Among the total study population, the mean age was 41 years, 97% of patients had HDV genotype 1 infection, 79% had HBV genotype D infection, and 48% had a history of interferon therapy use. Investigators noted the demographic and baseline characteristics of the patients were generally balanced across the trial groups.1

At the end of treatment, the HDV RNA level was undetectable in 44% of the patients in the 2-mg bulevirtide plus peginterferon alfa-2a group and in 70% of those in the 10-mg bulevirtide plus peginterferon alfa-2a group. By comparison, the HDV RNA level was undetectable at the end of treatment in 21% of the patients in the peginterferon alfa-2a group and in 22% of those in the 10-mg bulevirtide monotherapy group.1

At 24 weeks after the end of treatment, HDV RNA was undetectable in 17% of the patients in the peginterferon alfa-2a group; 32% of those in the 2-mg bulevirtide plus peginterferon alfa-2a group; 46% of those in the 10-mg bulevirtide plus peginterferon alfa-2a group; and 12% of those in the 10-mg bulevirtide group. Investigators noted the percentage of patients with a primary endpoint response was significantly greater in the 10-mg bulevirtide plus peginterferon alfa-2a group than in the 10-mg bulevirtide monotherapy group (difference, 34 percentage points; 95% confidence interval [CI], 15 - 50; P <.001).1

At 48 weeks after the end of treatment, HDV RNA was undetectable in 25% of the patients in the peginterferon alfa-2a group; 26% of those in the 2-mg bulevirtide plus peginterferon alfa-2a group; 46% of those in the 10-mg bulevirtide plus peginterferon alfa-2a group; and 12% of those in the 10-mg bulevirtide group.1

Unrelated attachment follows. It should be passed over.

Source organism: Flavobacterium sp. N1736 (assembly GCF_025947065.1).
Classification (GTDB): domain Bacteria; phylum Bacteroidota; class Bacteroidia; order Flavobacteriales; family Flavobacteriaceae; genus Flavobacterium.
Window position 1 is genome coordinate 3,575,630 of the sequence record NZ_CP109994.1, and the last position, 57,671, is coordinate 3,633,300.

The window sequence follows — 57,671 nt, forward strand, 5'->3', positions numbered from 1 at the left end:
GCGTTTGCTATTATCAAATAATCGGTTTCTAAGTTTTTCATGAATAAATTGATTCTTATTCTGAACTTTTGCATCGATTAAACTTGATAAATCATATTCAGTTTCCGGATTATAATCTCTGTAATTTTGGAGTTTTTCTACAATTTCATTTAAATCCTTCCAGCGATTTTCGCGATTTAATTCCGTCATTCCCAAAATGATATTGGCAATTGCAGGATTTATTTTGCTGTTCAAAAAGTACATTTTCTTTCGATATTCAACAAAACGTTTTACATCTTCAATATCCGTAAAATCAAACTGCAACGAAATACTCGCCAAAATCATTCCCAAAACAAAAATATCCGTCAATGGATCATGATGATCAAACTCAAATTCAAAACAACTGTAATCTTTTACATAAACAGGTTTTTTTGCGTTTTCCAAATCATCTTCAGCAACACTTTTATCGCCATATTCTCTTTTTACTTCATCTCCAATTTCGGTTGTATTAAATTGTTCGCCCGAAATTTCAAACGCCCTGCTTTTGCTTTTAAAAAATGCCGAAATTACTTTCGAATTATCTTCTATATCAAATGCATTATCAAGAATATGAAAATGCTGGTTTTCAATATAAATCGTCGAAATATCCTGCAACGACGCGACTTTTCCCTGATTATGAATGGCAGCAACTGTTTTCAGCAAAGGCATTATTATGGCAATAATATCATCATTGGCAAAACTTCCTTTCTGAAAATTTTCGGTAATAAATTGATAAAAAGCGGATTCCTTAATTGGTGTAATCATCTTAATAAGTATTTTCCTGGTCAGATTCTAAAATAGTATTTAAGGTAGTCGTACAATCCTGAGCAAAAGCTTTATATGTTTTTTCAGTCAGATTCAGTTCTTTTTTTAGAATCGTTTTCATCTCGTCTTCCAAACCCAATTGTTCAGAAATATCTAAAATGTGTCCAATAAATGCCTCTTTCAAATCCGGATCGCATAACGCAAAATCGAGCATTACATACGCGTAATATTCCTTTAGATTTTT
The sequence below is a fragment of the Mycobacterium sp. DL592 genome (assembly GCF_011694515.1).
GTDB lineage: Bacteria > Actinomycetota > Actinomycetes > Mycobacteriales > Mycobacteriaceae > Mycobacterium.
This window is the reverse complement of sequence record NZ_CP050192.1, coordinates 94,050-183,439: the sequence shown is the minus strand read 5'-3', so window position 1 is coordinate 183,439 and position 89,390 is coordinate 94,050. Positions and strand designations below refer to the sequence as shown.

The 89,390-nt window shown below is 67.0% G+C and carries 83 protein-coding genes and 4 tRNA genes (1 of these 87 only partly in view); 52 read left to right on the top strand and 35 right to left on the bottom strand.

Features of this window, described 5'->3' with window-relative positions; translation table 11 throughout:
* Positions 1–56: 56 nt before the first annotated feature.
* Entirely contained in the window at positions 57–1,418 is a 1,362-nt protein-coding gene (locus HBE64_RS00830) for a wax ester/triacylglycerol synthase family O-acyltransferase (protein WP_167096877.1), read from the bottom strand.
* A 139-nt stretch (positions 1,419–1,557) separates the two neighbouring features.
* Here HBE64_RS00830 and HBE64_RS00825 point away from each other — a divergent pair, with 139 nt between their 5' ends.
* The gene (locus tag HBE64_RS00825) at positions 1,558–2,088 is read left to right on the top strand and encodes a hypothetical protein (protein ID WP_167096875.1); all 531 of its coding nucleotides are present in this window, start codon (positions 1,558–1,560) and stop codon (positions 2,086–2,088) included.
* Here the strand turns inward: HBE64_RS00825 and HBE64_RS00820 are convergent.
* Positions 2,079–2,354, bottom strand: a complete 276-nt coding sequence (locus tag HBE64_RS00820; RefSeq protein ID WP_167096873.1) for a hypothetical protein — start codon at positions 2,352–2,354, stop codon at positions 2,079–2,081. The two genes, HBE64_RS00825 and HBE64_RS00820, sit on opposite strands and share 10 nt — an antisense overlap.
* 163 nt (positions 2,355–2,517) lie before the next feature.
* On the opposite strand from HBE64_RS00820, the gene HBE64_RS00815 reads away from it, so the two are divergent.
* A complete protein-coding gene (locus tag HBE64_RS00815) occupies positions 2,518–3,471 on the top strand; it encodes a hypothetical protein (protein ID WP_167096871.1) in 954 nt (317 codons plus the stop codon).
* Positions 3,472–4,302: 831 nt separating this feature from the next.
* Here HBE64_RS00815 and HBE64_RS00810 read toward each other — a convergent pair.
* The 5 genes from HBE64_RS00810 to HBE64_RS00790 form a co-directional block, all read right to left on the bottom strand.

Safety results indicated a similar safety profile of bulevirtide in combination with peginterferon alfa-2a compared with the known safety profiles of each drug. Leukopenia, neutropenia, injection-site reaction, and anemia occurred more often with combined therapy than with either treatment alone, and the majority of adverse events were of grade 1 or 2 in severity.1

Investigators noted several potential limitations to these findings, including the fact that the trial was not powered to compare the 2 doses of bulevirtide or the peginterferon alfa-2a monotherapy group; a lack of blinding to the treatment intervention due to ethical reasons; and limited generalizability due to the disproportionate amount of patients with HDV genotype 1 or HBV genotype A or D.1

“In this phase 2b trial involving patients with chronic hepatitis D, combination therapy with 10 mg of bulevirtide daily for 96 weeks, plus peginterferon alfa-2a for the first 48 weeks, resulted in a significantly higher percentage of patients with an undetectable HDV RNA level at 24 weeks after the end of treatment than monotherapy with 10 mg of bulevirtide for 96 weeks,” investigators concluded.1

References:

  1. Asselah TV, Chulanov P, Lampertico H, et al. Bulevirtide Combined with Pegylated Interferon for Chronic Hepatitis D. N Engl J Med. doi:10.1056/NEJMoa2314134
  2. World Health Organization. Hepatitis D. Newsroom. July 20, 2023. Accessed June 6, 2024. https://www.who.int/news-room/fact-sheets/detail/hepatitis-d